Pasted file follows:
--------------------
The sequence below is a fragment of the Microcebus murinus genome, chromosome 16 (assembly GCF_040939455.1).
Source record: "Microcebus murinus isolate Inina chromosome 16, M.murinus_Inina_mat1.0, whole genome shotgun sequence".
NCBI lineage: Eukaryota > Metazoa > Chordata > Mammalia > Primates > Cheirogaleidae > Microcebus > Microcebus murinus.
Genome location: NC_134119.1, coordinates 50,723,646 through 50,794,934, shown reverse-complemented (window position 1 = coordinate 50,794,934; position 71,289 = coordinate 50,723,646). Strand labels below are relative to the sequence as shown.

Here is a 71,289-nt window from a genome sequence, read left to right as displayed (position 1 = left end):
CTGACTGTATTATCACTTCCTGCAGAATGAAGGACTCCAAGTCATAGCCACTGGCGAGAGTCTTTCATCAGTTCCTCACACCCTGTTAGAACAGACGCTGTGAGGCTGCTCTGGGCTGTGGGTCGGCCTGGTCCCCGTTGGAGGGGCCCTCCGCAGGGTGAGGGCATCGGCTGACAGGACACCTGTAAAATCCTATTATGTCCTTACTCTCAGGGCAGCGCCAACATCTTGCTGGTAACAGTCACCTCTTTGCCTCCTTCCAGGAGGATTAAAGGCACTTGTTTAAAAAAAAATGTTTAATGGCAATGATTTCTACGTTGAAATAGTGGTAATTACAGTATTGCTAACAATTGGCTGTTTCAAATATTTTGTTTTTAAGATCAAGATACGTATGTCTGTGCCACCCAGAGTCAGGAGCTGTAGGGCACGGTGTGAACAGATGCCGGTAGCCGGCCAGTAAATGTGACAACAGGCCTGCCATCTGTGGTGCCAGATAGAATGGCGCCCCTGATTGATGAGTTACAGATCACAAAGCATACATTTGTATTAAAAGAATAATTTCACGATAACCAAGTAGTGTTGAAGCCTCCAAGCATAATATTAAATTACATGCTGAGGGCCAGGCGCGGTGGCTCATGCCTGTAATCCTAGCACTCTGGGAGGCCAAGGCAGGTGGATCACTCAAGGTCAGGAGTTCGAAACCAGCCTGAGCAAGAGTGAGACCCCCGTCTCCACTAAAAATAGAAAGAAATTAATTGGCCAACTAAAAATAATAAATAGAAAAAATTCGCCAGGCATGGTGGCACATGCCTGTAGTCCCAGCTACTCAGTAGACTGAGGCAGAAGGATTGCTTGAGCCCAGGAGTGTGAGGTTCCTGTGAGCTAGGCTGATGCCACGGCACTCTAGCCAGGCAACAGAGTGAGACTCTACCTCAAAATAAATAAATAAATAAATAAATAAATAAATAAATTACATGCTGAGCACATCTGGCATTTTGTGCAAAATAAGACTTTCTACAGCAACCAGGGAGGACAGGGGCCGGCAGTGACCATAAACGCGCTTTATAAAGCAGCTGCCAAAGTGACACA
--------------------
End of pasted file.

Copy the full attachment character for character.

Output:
The sequence below is a fragment of the Microcebus murinus genome, chromosome 16 (assembly GCF_040939455.1).
Source record: "Microcebus murinus isolate Inina chromosome 16, M.murinus_Inina_mat1.0, whole genome shotgun sequence".
NCBI lineage: Eukaryota > Metazoa > Chordata > Mammalia > Primates > Cheirogaleidae > Microcebus > Microcebus murinus.
Genome location: NC_134119.1, coordinates 50,723,646 through 50,794,934, shown reverse-complemented (window position 1 = coordinate 50,794,934; position 71,289 = coordinate 50,723,646). Strand labels below are relative to the sequence as shown.

Here is a 71,289-nt window from a genome sequence, read left to right as displayed (position 1 = left end):
CTGACTGTATTATCACTTCCTGCAGAATGAAGGACTCCAAGTCATAGCCACTGGCGAGAGTCTTTCATCAGTTCCTCACACCCTGTTAGAACAGACGCTGTGAGGCTGCTCTGGGCTGTGGGTCGGCCTGGTCCCCGTTGGAGGGGCCCTCCGCAGGGTGAGGGCATCGGCTGACAGGACACCTGTAAAATCCTATTATGTCCTTACTCTCAGGGCAGCGCCAACATCTTGCTGGTAACAGTCACCTCTTTGCCTCCTTCCAGGAGGATTAAAGGCACTTGTTTAAAAAAAAATGTTTAATGGCAATGATTTCTACGTTGAAATAGTGGTAATTACAGTATTGCTAACAATTGGCTGTTTCAAATATTTTGTTTTTAAGATCAAGATACGTATGTCTGTGCCACCCAGAGTCAGGAGCTGTAGGGCACGGTGTGAACAGATGCCGGTAGCCGGCCAGTAAATGTGACAACAGGCCTGCCATCTGTGGTGCCAGATAGAATGGCGCCCCTGATTGATGAGTTACAGATCACAAAGCATACATTTGTATTAAAAGAATAATTTCACGATAACCAAGTAGTGTTGAAGCCTCCAAGCATAATATTAAATTACATGCTGAGGGCCAGGCGCGGTGGCTCATGCCTGTAATCCTAGCACTCTGGGAGGCCAAGGCAGGTGGATCACTCAAGGTCAGGAGTTCGAAACCAGCCTGAGCAAGAGTGAGACCCCCGTCTCCACTAAAAATAGAAAGAAATTAATTGGCCAACTAAAAATAATAAATAGAAAAAATTCGCCAGGCATGGTGGCACATGCCTGTAGTCCCAGCTACTCAGTAGACTGAGGCAGAAGGATTGCTTGAGCCCAGGAGTGTGAGGTTCCTGTGAGCTAGGCTGATGCCACGGCACTCTAGCCAGGCAACAGAGTGAGACTCTACCTCAAAATAAATAAATAAATAAATAAATAAATAAATAAATTACATGCTGAGCACATCTGGCATTTTGTGCAAAATAAGACTTTCTACAGCAACCAGGGAGGACAGGGGCCGGCAGTGACCATAAACGCGCTTTATAAAGCAGCTGCCAAAGTGACACA